Therapy, Medication, and Lifestyle Changes That Can Help Depression
When you’re depressed, it can feel like you’ll never get out from under a dark shadow. However, even the most severe depression is treatable. So, if your depression is keeping you from living the life you want to, don’t hesitate to seek help. Learning about your depression treatment options will help you decide what approach is right for you. From therapy to medication to healthy lifestyle changes, there are many effective treatments that can help you overcome depression and reclaim your life.
Exploring your depression treatment options
Just as no two people are affected the exact same way by depression, there is no “one size fits all” treatment that cures depression. What works for one person might not work for another. The best way to treat depression is to become as informed as possible about the treatment options, and then tailor them to meet your needs.
Depression treatment tips:
- Learn as much as you can about your depression. It’s important to determine whether your depression symptoms are due to an underlying medical condition. If so, that condition will need to be treated first. The severity of your depression is also a factor. The more severe the depression, the more intensive the treatment you’re likely to need.
- It takes time to find the right treatment. It might take some trial and error to find the treatment and support that works best for you. For example, if you decide to pursue therapy it may take a few attempts to find a therapist that you really click with. Or you may try an antidepressant, only to find that you don’t need it if you take a daily half hour walk. Be open to change and a little experimentation.
- Don’t rely on medications alone. Although medication can relieve the symptoms of depression, it is not usually suitable for long-term use. Other treatments, including exercise and therapy, can be just as effective as medication, often even more so, but don’t come with unwanted side effects. If you do decide to try medication, remember that medication works best when you make healthy lifestyle changes as well.
- Get social support. The more you cultivate your social connections, the more protected you are from depression. If you are feeling stuck, don’t hesitate to talk to trusted family members or friends, or seek out new connections at a depression support group, for example. Asking for help is not a sign of weakness and it won’t mean you’re a burden to others. Often, the simple act of talking to someone face-to-face can be an enormous help.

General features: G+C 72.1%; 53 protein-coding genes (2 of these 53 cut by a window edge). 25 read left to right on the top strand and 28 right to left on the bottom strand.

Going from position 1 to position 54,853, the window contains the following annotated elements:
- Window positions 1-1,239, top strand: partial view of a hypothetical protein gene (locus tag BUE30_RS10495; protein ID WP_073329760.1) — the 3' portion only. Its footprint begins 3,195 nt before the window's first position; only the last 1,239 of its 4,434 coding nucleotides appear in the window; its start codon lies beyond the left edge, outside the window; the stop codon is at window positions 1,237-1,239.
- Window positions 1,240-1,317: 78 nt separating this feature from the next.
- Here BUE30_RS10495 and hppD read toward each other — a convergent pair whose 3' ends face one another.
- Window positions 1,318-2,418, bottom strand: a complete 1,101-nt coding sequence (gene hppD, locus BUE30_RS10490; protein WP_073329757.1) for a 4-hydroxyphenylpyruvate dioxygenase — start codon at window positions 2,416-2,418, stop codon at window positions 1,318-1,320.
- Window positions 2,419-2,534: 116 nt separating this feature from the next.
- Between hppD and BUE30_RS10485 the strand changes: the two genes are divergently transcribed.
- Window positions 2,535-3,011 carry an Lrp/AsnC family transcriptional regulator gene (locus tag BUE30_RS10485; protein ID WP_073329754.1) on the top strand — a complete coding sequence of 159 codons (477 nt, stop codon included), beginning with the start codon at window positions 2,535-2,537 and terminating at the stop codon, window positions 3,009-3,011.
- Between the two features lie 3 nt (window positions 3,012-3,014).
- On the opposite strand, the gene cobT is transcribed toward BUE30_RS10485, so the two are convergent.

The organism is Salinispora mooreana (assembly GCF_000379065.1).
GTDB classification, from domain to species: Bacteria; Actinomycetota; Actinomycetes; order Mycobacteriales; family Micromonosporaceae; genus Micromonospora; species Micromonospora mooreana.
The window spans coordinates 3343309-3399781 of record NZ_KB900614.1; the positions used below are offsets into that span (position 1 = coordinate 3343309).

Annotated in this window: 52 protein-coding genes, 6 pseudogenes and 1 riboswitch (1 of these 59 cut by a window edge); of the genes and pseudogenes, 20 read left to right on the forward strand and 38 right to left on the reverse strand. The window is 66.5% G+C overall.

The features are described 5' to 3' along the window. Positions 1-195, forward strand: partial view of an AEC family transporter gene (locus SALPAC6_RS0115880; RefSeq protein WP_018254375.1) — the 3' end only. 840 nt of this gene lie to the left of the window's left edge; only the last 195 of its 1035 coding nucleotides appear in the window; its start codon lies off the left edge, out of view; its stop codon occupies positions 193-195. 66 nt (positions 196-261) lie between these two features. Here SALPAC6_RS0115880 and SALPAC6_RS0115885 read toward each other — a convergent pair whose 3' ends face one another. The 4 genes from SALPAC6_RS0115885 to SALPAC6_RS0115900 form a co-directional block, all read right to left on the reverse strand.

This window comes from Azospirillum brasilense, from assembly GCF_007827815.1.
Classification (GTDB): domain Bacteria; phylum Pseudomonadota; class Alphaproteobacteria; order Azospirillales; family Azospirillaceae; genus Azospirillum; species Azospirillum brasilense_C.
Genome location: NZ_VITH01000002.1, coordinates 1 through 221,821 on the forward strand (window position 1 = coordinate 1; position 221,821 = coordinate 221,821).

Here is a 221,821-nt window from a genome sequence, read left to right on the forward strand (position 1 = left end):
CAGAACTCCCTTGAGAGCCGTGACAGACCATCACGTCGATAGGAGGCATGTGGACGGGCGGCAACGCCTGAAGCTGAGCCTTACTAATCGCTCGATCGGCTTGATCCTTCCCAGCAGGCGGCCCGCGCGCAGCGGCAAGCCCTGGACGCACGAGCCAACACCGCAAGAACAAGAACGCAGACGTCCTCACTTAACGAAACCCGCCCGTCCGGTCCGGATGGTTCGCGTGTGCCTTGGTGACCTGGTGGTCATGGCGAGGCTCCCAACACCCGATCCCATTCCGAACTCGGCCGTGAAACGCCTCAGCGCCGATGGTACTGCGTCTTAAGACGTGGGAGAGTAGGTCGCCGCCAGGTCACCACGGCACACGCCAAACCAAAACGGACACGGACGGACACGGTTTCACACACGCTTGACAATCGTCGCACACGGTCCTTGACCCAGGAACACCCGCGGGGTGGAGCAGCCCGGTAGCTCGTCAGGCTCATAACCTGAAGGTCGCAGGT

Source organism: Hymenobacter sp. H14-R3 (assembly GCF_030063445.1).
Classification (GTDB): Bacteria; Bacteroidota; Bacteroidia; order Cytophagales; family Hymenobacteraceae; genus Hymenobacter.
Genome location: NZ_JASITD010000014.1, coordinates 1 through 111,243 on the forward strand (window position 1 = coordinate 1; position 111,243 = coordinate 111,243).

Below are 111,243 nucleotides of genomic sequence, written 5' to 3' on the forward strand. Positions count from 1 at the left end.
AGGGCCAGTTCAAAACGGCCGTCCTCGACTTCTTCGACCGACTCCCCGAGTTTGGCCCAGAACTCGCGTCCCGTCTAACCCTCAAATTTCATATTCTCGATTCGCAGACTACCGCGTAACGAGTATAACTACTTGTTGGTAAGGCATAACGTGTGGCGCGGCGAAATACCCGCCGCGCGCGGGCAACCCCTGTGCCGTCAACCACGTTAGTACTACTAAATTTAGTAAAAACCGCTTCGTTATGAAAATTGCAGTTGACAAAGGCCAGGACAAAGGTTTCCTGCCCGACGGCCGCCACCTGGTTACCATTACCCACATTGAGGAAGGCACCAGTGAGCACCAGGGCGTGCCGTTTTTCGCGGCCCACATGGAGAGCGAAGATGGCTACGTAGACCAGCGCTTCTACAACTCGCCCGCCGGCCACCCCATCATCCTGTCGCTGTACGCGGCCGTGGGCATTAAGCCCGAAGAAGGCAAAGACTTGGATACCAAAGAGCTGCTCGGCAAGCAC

- Treatment takes time and commitment. All of these depression treatments take time, and sometimes it might feel overwhelming or frustratingly slow. That is normal. Recovery usually has its ups and downs.
Lifestyle changes: An essential part of depression treatment
Lifestyle changes are simple but powerful tools in treating depression. Sometimes they might be all you need. Even if you need other treatment, lifestyle changes go a long way towards helping lift depression. And they can help keep depression at bay once you are feeling better.
Lifestyle changes that can treat depression
- Exercise. Regular exercise can be as effective at treating depression as medication. Not only does exercise boost serotonin, endorphins, and other feel-good brain chemicals, it triggers the growth of new brain cells and connections, just like antidepressants do. Best of all, you don’t have to train for a marathon in order to reap the benefits. Even a half-hour daily walk can make a big difference. For maximum results, aim for 30 to 60 minutes of aerobic activity on most days.
- Nutrition. Eating well is important for both your physical and mental health. Eating small, well-balanced meals throughout the day will help you keep your energy up and minimize mood swings. While you may be drawn to sugary foods for the quick boost they provide, complex carbohydrates are a better choice. They’ll get you going without the all-too-soon sugar crash.
- Sleep. Sleep has a strong effect on mood. When you don’t get enough sleep, your depression symptoms will be worse. Sleep deprivation exacerbates irritability, moodiness, sadness, and fatigue. Make sure you’re getting enough sleep each night. Very few people do well on less than seven hours a night. Aim for somewhere between seven to nine hours each night.
- Social support. Strong social networks reduce isolation, a key risk factor for depression. Keep in regular contact with friends and family, or consider joining a class or group. Volunteering is a wonderful way to get social support and help others while also helping yourself.
- Stress reduction. Make changes in your life to help manage and reduce stress. Too much stress exacerbates depression and puts you at risk for future depression. Take the aspects of your life that stress you out, such as work overload or unsupportive relationships, and find ways to minimize their impact.
Ruling out medical causes of depression
If you suspect that you may be depressed, and lifestyle changes haven’t worked, make an appointment to see your primary care doctor for a thorough checkup. If your depression is the result of medical causes, therapy and antidepressants will do little to help. The depression won’t lift until the underlying health problem is identified and treated.
Your doctor will check for medical conditions that mimic depression, and also make sure you are not taking medications that can cause depression as a side effect. Many medical conditions and medications can cause symptoms of depression, including sadness, fatigue, and the loss of pleasure. Hypothyroidism, or underactive thyroid, is a particularly common mood buster, especially in women. Older adults, or anyone who takes many different medications each day, are at risk for drug interactions that cause symptoms of depression. The more medications you are taking, the greater the risk for drug interactions.